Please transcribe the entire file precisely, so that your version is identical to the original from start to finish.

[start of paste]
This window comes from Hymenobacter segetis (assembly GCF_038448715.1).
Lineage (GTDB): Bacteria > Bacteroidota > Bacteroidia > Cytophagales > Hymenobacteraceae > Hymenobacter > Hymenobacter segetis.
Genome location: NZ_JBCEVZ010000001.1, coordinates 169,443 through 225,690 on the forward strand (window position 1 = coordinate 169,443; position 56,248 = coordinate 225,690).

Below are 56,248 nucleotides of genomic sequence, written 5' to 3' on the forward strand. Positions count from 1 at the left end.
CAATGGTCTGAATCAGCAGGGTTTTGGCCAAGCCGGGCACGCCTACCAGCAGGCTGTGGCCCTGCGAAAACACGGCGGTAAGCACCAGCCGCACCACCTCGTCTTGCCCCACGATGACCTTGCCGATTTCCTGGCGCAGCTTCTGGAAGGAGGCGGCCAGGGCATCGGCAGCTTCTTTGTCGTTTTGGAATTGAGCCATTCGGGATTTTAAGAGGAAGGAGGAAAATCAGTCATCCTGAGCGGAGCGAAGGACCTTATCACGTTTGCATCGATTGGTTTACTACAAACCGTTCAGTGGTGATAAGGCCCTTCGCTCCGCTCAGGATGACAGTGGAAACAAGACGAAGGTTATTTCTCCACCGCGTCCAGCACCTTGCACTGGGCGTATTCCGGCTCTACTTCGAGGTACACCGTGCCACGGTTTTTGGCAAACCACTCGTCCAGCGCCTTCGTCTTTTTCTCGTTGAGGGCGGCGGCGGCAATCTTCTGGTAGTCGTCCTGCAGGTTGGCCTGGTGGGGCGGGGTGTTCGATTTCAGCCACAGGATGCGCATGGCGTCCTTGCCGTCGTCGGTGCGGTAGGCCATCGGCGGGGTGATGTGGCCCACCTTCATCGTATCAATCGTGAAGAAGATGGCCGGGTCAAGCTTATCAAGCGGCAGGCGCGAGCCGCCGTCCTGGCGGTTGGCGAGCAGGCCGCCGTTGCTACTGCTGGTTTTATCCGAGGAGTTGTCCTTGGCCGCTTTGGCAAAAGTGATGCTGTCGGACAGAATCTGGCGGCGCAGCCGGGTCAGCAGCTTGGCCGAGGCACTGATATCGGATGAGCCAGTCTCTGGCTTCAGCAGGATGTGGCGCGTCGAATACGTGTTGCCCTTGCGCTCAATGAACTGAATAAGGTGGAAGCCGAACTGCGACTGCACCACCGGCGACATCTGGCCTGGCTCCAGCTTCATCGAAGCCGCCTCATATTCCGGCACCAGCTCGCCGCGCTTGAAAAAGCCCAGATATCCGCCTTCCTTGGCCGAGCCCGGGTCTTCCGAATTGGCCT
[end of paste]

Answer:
This window comes from Hymenobacter segetis (assembly GCF_038448715.1).
Lineage (GTDB): Bacteria > Bacteroidota > Bacteroidia > Cytophagales > Hymenobacteraceae > Hymenobacter > Hymenobacter segetis.
Genome location: NZ_JBCEVZ010000001.1, coordinates 169,443 through 225,690 on the forward strand (window position 1 = coordinate 169,443; position 56,248 = coordinate 225,690).

Below are 56,248 nucleotides of genomic sequence, written 5' to 3' on the forward strand. Positions count from 1 at the left end.
CAATGGTCTGAATCAGCAGGGTTTTGGCCAAGCCGGGCACGCCTACCAGCAGGCTGTGGCCCTGCGAAAACACGGCGGTAAGCACCAGCCGCACCACCTCGTCTTGCCCCACGATGACCTTGCCGATTTCCTGGCGCAGCTTCTGGAAGGAGGCGGCCAGGGCATCGGCAGCTTCTTTGTCGTTTTGGAATTGAGCCATTCGGGATTTTAAGAGGAAGGAGGAAAATCAGTCATCCTGAGCGGAGCGAAGGACCTTATCACGTTTGCATCGATTGGTTTACTACAAACCGTTCAGTGGTGATAAGGCCCTTCGCTCCGCTCAGGATGACAGTGGAAACAAGACGAAGGTTATTTCTCCACCGCGTCCAGCACCTTGCACTGGGCGTATTCCGGCTCTACTTCGAGGTACACCGTGCCACGGTTTTTGGCAAACCACTCGTCCAGCGCCTTCGTCTTTTTCTCGTTGAGGGCGGCGGCGGCAATCTTCTGGTAGTCGTCCTGCAGGTTGGCCTGGTGGGGCGGGGTGTTCGATTTCAGCCACAGGATGCGCATGGCGTCCTTGCCGTCGTCGGTGCGGTAGGCCATCGGCGGGGTGATGTGGCCCACCTTCATCGTATCAATCGTGAAGAAGATGGCCGGGTCAAGCTTATCAAGCGGCAGGCGCGAGCCGCCGTCCTGGCGGTTGGCGAGCAGGCCGCCGTTGCTACTGCTGGTTTTATCCGAGGAGTTGTCCTTGGCCGCTTTGGCAAAAGTGATGCTGTCGGACAGAATCTGGCGGCGCAGCCGGGTCAGCAGCTTGGCCGAGGCACTGATATCGGATGAGCCAGTCTCTGGCTTCAGCAGGATGTGGCGCGTCGAATACGTGTTGCCCTTGCGCTCAATGAACTGAATAAGGTGGAAGCCGAACTGCGACTGCACCACCGGCGACATCTGGCCTGGCTCCAGCTTCATCGAAGCCGCCTCATATTCCGGCACCAGCTCGCCGCGCTTGAAAAAGCCCAGATATCCGCCTTCCTTGGCCGAGCCCGGGTCTTCCGAATTGGCCT